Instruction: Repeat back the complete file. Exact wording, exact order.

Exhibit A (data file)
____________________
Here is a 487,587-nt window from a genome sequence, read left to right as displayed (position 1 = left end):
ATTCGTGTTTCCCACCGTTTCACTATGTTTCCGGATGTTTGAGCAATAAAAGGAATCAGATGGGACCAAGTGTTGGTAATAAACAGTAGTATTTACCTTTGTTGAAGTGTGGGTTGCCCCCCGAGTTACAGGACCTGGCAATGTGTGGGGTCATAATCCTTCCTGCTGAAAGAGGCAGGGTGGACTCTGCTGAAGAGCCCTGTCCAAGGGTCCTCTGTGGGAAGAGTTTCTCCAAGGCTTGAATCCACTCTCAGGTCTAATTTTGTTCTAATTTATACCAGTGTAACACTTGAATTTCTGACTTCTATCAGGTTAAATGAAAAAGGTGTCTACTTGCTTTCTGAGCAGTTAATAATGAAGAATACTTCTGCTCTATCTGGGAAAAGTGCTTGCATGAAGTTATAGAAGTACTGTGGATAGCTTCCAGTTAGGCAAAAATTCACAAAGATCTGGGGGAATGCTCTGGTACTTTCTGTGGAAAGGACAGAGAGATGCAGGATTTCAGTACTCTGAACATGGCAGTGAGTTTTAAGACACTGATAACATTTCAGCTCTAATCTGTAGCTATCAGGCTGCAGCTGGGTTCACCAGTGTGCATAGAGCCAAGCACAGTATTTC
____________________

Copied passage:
Here is a 487,587-nt window from a genome sequence, read left to right as displayed (position 1 = left end):
ATTCGTGTTTCCCACCGTTTCACTATGTTTCCGGATGTTTGAGCAATAAAAGGAATCAGATGGGACCAAGTGTTGGTAATAAACAGTAGTATTTACCTTTGTTGAAGTGTGGGTTGCCCCCCGAGTTACAGGACCTGGCAATGTGTGGGGTCATAATCCTTCCTGCTGAAAGAGGCAGGGTGGACTCTGCTGAAGAGCCCTGTCCAAGGGTCCTCTGTGGGAAGAGTTTCTCCAAGGCTTGAATCCACTCTCAGGTCTAATTTTGTTCTAATTTATACCAGTGTAACACTTGAATTTCTGACTTCTATCAGGTTAAATGAAAAAGGTGTCTACTTGCTTTCTGAGCAGTTAATAATGAAGAATACTTCTGCTCTATCTGGGAAAAGTGCTTGCATGAAGTTATAGAAGTACTGTGGATAGCTTCCAGTTAGGCAAAAATTCACAAAGATCTGGGGGAATGCTCTGGTACTTTCTGTGGAAAGGACAGAGAGATGCAGGATTTCAGTACTCTGAACATGGCAGTGAGTTTTAAGACACTGATAACATTTCAGCTCTAATCTGTAGCTATCAGGCTGCAGCTGGGTTCACCAGTGTGCATAGAGCCAAGCACAGTATTTC